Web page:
Assessing putative interlocus sexual conflict in Drosophila melanogaster using experimental evolution

Stewart, Andrew D, Morrow, Edward H and Rice, William R (2005) Assessing putative interlocus sexual conflict in Drosophila melanogaster using experimental evolution. Proceedings of the Royal Society B: Biological Sciences, 272 (1576). pp. 2029-2035. ISSN 0962-8452

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Abstract

The theoretical foundation of sexually antagonistic coevolution is that females suffer a net fitness cost through their interactions with males. The empirical prediction is that direct costs to female lifetime fecundity will exceed indirect benefits despite a possible increase in the genetic quality of offspring. Although direct costs of males have been repeatedly shown, to date no study has comprehensively tested whether females are compensated for this direct harm through indirect benefits. Here we use experimental evolution to show that a mutation giving Drosophila melanogaster females nearly complete resistance to the direct costs of male courtship and remating, but which also excluded almost all indirect benefits, is strongly favoured by selection. We estimated the selection coefficient favouring the resistance allele to be +20%. These results demonstrate that any indirect benefits that females accrued were not sufficient to counter-balance the direct costs of males, and reinforce a large body of past studies by verifying interlocus sexual conflict in this model system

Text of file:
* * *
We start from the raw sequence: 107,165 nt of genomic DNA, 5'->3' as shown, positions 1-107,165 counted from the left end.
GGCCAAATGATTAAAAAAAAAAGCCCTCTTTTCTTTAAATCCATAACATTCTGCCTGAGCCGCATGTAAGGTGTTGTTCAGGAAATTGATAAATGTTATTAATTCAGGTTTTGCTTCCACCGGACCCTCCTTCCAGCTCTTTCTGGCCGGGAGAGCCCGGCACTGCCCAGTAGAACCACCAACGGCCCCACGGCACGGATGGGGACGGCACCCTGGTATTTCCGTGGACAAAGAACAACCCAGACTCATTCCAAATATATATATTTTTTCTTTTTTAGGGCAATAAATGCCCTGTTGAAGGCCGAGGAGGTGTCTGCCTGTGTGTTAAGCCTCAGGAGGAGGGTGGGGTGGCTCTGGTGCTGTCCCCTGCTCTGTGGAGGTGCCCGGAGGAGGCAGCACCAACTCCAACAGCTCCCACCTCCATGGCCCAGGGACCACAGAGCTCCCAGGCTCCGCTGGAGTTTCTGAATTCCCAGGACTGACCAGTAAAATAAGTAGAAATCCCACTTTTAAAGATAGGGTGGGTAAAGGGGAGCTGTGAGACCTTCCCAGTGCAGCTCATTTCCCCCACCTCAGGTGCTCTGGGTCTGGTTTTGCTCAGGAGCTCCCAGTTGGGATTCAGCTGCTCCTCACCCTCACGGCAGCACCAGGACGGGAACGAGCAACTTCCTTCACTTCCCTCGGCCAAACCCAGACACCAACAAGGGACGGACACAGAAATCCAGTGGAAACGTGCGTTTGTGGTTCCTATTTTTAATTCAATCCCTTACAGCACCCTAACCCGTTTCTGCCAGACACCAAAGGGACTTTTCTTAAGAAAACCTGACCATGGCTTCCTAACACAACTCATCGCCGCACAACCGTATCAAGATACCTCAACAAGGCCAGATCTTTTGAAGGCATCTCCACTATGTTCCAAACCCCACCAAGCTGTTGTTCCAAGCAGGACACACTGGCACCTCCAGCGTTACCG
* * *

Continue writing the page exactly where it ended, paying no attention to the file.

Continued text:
Item Type: Article
Schools and Departments: School of Life Sciences > Evolution, Behaviour and Environment
Subjects: Q Science > QH Natural history > QH0301 Biology > QH0359 Evolution
Depositing User: Ted Morrow
Date Deposited: 12 Nov 2012 12:08
Last Modified: 12 Nov 2012 12:08
URI: http://sro.sussex.ac.uk/id/eprint/40266
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